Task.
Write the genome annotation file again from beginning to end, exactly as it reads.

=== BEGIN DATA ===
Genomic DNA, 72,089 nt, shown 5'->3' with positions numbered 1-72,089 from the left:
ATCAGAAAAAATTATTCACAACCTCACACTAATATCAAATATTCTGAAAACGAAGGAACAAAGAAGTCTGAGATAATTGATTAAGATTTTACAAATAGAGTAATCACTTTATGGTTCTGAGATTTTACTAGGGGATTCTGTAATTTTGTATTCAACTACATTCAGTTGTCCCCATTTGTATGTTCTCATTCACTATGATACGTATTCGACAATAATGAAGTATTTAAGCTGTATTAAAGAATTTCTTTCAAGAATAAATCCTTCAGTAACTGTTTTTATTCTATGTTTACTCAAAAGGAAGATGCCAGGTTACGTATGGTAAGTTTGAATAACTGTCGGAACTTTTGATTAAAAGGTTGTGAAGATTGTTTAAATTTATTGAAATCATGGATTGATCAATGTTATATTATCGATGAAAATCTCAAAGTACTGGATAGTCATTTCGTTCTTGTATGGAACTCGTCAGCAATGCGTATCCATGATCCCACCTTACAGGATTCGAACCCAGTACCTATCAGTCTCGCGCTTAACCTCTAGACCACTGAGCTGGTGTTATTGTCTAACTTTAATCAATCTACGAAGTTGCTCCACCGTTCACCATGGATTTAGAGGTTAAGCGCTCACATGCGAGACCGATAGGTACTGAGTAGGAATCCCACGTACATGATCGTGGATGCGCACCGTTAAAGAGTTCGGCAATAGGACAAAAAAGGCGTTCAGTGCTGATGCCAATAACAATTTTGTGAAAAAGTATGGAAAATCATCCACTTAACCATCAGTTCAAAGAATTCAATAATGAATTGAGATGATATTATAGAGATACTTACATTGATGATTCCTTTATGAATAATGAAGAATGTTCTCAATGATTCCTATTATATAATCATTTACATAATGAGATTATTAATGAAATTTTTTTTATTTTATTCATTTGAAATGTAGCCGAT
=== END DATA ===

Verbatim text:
Genomic DNA, 72,089 nt, shown 5'->3' with positions numbered 1-72,089 from the left:
ATCAGAAAAAATTATTCACAACCTCACACTAATATCAAATATTCTGAAAACGAAGGAACAAAGAAGTCTGAGATAATTGATTAAGATTTTACAAATAGAGTAATCACTTTATGGTTCTGAGATTTTACTAGGGGATTCTGTAATTTTGTATTCAACTACATTCAGTTGTCCCCATTTGTATGTTCTCATTCACTATGATACGTATTCGACAATAATGAAGTATTTAAGCTGTATTAAAGAATTTCTTTCAAGAATAAATCCTTCAGTAACTGTTTTTATTCTATGTTTACTCAAAAGGAAGATGCCAGGTTACGTATGGTAAGTTTGAATAACTGTCGGAACTTTTGATTAAAAGGTTGTGAAGATTGTTTAAATTTATTGAAATCATGGATTGATCAATGTTATATTATCGATGAAAATCTCAAAGTACTGGATAGTCATTTCGTTCTTGTATGGAACTCGTCAGCAATGCGTATCCATGATCCCACCTTACAGGATTCGAACCCAGTACCTATCAGTCTCGCGCTTAACCTCTAGACCACTGAGCTGGTGTTATTGTCTAACTTTAATCAATCTACGAAGTTGCTCCACCGTTCACCATGGATTTAGAGGTTAAGCGCTCACATGCGAGACCGATAGGTACTGAGTAGGAATCCCACGTACATGATCGTGGATGCGCACCGTTAAAGAGTTCGGCAATAGGACAAAAAAGGCGTTCAGTGCTGATGCCAATAACAATTTTGTGAAAAAGTATGGAAAATCATCCACTTAACCATCAGTTCAAAGAATTCAATAATGAATTGAGATGATATTATAGAGATACTTACATTGATGATTCCTTTATGAATAATGAAGAATGTTCTCAATGATTCCTATTATATAATCATTTACATAATGAGATTATTAATGAAATTTTTTTTATTTTATTCATTTGAAATGTAGCCGAT